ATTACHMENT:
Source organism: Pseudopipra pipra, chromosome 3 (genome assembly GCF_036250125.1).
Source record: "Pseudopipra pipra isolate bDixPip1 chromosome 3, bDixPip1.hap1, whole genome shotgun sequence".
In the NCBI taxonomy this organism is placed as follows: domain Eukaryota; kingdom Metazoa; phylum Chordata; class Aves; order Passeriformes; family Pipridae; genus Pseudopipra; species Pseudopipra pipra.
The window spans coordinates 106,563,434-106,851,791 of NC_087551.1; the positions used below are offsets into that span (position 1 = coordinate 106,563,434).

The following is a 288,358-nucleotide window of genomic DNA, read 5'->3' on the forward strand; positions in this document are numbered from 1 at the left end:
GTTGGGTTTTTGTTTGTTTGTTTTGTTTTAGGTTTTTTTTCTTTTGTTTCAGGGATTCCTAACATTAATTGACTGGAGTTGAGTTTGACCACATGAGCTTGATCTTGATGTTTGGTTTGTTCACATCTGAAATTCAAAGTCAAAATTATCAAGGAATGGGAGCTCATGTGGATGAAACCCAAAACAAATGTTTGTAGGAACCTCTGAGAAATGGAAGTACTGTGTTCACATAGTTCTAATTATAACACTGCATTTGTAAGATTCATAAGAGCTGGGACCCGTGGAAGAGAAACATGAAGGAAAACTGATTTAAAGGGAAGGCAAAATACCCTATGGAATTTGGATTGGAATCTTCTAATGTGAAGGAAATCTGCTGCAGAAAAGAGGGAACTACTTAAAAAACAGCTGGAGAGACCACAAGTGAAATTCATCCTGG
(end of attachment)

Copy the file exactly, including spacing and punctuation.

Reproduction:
Source organism: Pseudopipra pipra, chromosome 3 (genome assembly GCF_036250125.1).
Source record: "Pseudopipra pipra isolate bDixPip1 chromosome 3, bDixPip1.hap1, whole genome shotgun sequence".
In the NCBI taxonomy this organism is placed as follows: domain Eukaryota; kingdom Metazoa; phylum Chordata; class Aves; order Passeriformes; family Pipridae; genus Pseudopipra; species Pseudopipra pipra.
The window spans coordinates 106,563,434-106,851,791 of NC_087551.1; the positions used below are offsets into that span (position 1 = coordinate 106,563,434).

The following is a 288,358-nucleotide window of genomic DNA, read 5'->3' on the forward strand; positions in this document are numbered from 1 at the left end:
GTTGGGTTTTTGTTTGTTTGTTTTGTTTTAGGTTTTTTTTCTTTTGTTTCAGGGATTCCTAACATTAATTGACTGGAGTTGAGTTTGACCACATGAGCTTGATCTTGATGTTTGGTTTGTTCACATCTGAAATTCAAAGTCAAAATTATCAAGGAATGGGAGCTCATGTGGATGAAACCCAAAACAAATGTTTGTAGGAACCTCTGAGAAATGGAAGTACTGTGTTCACATAGTTCTAATTATAACACTGCATTTGTAAGATTCATAAGAGCTGGGACCCGTGGAAGAGAAACATGAAGGAAAACTGATTTAAAGGGAAGGCAAAATACCCTATGGAATTTGGATTGGAATCTTCTAATGTGAAGGAAATCTGCTGCAGAAAAGAGGGAACTACTTAAAAAACAGCTGGAGAGACCACAAGTGAAATTCATCCTGG